In a half of a second, users evaluate the design of a website, so you need to decide what you want users to do and make it apparent. Visually focus attention on the main button versus a bunch of texts on the home page. Also providing a clear, consistent design is simpler for users.
When putting the most important elements on the interface, highlight them so that users focus on them. In design, there are a lot of ways in which to highlight elements, from colors to make it larger than anything else on the screen.
Avoid Long Block of Text
Write concisely. The best UX writing is simple and concise; users should be able to read the copy and quickly know where to go and what to do next. Writing concise copy gets to the point. The rule of thumb for web typography is to write no more than nine words per line. If a line is too long, it is harder for their eyes to move on. And if a paragraph is not important, you should get rid of it.
Plan Layout for Desktop and Mobile
As best practice the most attention-grabbing headlines and information should be on the top of the page above the fold both for mobile and desktop.The position of the CTA (Call To Actions) depends on the stage of the user journey:
- Certain visitors bottom of the funnel: are likely to react to the call to action as they have probably made their mind up before visiting the site, placing a call to action above the fold is generally best practice.
Example: Paid Campaigns Landing Pages
- Uncertain visitors middle of the funnel: have some knowledge of the product or service, placing the call to action above the fold is generally good, although the informative content is also important.
Example: Product Pages
- New visitors top of the funnel: still don’t know the service, placing the call to action above the fold can sometimes appear pushy. It’s better to have in-depth USPs of why your call to action should be acted upon.
Another important user experience principle is narrative design, or telling a story with design. The main storytelling elements are time and rhythm. Time is the pacing the design adopts – for example, how slowly or quickly the useful information is unveiled. Similarly, rhythm is the pattern of unfolding the content. at your narrative adopts. Slow pace can bore users, not giving the information to hold their interest. On the other side, a fast pace can confuse them. Therefore, pace and rhythm need to be balanced in the content progression.
People tend to react positively to beautiful things, and websites are no different. The simple fact that a site is aesthetically pleasing will give the impression of professional polish. Making the experience of the website memorable is sometimes more important than what the website says. Users often forget the data and salient points of content, but they will remember how it made them feel. It works also in advertisements. Graphics, layout, text, and interactive elements work in synergy to present the user with an experience, not just present them with information.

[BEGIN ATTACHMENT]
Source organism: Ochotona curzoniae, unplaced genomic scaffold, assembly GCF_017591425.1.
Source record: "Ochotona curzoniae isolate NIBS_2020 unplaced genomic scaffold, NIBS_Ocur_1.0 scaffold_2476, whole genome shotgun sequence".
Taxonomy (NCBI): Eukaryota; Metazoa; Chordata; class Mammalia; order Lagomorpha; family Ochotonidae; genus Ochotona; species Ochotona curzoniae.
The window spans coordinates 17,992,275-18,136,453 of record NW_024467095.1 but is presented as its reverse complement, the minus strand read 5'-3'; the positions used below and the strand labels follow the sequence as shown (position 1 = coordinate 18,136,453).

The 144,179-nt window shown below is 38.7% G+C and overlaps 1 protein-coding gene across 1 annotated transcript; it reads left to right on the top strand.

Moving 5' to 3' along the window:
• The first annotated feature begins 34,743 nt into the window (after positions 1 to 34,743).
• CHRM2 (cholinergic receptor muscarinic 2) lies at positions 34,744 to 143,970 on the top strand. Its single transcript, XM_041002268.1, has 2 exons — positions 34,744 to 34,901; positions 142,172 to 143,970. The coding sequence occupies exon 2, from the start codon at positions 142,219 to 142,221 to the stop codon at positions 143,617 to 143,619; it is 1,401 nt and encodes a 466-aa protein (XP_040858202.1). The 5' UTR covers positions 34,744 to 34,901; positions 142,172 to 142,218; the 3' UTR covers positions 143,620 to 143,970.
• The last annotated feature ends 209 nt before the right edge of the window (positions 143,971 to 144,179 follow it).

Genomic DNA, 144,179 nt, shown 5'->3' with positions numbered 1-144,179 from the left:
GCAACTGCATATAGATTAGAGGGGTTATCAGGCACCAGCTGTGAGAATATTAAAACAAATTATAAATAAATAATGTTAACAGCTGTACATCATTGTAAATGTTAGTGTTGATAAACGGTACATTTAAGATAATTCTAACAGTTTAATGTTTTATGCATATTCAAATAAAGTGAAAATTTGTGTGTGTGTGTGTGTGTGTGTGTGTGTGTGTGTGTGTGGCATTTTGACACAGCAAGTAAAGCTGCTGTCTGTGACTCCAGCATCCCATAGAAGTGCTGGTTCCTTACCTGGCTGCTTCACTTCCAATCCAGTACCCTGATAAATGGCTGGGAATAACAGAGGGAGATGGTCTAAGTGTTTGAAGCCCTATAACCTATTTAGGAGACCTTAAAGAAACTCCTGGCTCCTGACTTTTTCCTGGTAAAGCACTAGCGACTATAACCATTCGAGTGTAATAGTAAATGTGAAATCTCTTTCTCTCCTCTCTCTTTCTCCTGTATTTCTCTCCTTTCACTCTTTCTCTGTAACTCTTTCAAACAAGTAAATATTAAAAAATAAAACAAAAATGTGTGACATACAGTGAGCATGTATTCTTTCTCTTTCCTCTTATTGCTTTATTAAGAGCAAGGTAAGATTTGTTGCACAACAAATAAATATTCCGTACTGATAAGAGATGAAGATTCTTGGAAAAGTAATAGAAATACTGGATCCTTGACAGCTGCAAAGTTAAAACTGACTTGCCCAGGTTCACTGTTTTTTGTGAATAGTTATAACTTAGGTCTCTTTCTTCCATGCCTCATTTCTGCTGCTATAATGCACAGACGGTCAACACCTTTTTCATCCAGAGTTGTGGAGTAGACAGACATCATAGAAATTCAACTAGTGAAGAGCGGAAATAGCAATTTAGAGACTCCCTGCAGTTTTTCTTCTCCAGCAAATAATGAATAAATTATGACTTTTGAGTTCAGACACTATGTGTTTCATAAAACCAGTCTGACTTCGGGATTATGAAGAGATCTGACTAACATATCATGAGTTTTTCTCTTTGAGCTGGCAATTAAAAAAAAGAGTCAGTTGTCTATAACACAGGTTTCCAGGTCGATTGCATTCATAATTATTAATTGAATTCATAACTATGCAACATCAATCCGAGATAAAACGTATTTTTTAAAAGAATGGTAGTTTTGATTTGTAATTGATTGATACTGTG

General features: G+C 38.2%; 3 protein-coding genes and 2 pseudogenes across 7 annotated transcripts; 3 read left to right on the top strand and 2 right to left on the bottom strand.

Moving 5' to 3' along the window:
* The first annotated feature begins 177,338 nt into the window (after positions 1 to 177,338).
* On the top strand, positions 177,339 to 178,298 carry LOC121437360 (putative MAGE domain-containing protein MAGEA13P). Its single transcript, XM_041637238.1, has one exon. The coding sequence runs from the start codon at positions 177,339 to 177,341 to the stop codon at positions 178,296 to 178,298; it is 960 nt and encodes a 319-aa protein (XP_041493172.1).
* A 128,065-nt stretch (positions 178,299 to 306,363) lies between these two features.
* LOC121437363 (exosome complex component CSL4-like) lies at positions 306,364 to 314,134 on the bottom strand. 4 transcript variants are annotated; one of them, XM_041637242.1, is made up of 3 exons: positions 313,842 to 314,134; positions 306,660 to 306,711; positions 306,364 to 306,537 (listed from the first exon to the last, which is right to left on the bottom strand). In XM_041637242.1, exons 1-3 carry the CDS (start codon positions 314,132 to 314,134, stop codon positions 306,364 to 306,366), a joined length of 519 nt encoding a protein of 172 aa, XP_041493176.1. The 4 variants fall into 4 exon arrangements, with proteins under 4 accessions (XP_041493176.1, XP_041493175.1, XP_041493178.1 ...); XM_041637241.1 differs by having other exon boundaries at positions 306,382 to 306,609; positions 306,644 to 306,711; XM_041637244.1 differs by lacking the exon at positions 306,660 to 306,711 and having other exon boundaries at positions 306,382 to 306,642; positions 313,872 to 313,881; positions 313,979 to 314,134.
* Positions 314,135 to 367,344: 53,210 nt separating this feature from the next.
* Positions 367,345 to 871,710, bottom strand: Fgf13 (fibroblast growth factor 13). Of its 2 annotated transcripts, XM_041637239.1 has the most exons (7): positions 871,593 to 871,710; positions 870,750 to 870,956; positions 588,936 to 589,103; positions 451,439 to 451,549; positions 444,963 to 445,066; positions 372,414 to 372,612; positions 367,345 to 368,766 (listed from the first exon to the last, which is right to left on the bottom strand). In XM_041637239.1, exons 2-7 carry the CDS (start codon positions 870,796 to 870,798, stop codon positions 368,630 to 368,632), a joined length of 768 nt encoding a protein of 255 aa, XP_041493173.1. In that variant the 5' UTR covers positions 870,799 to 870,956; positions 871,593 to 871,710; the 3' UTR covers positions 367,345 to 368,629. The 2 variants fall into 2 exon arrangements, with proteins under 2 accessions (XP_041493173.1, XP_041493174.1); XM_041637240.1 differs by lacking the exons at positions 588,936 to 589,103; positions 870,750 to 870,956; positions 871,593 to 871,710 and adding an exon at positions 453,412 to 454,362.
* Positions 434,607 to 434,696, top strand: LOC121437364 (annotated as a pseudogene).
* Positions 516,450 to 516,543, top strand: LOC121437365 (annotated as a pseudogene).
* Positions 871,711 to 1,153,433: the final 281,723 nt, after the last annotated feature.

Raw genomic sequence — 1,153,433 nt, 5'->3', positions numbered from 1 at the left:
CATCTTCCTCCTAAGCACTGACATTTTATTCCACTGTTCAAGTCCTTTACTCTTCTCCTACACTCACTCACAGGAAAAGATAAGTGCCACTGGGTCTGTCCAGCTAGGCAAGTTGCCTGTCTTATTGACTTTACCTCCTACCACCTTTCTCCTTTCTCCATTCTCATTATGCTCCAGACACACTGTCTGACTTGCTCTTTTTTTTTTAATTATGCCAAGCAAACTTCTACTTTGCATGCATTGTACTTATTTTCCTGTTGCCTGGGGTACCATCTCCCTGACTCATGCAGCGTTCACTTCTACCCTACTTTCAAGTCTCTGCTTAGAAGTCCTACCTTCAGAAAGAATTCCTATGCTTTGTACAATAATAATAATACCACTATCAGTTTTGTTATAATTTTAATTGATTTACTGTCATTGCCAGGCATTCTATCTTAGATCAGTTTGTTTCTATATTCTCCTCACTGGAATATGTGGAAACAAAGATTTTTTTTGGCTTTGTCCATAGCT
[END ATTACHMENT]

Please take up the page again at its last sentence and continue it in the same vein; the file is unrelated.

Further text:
Quick UX Checklist
These are the basic UX best practices derived from the UX principles and User Research:
- Above the fold: Provide the user a concise overview of the service above the fold in the header
- Layout: Use bullet lists, headers, components, colors and images to create a clear and easy to read layout
- Images: Use the images to convey an emotional message, especially for hero-images on main pages or visuals for campaigns
- Copy: Focus on readability with distinguished text blocks and break up text with visual variety. Short paragraphs allow the mind to breathe
- CTA: Highlight the CTAs, but place them only where relevant, according to the stage of the user journey (top/bottom of the funnel), and do not use too many on the same page (max 2-3)
- Useful: Content should fulfill a need
- Trust: Branding must convey trust trough facts, rather than advertisement slogans
- Emotional: Design elements bring about emotion
- Usable: Website must be easy to use
- Meet expectations: Maintain congruency between anchors and target pages, user must find what they expect by clicking on a link
- User journey: Be sure to mark the user context, if top-of-the funnel to provide brad and useful information, or bottom-of the-funnel to show only the essential information to convert
- A/B Tests: Do usability A/B testing during the UX optimization, one tweak at a time to isolate the impact of each change
- KPI Monitoring: Monitor weekly the CTR (Click Through Rate) not the number of Clicks on CTAs in Analytics. The number of clicks varies in proportion to the visits, while CTR trends show the effectiveness of the UX tweaks.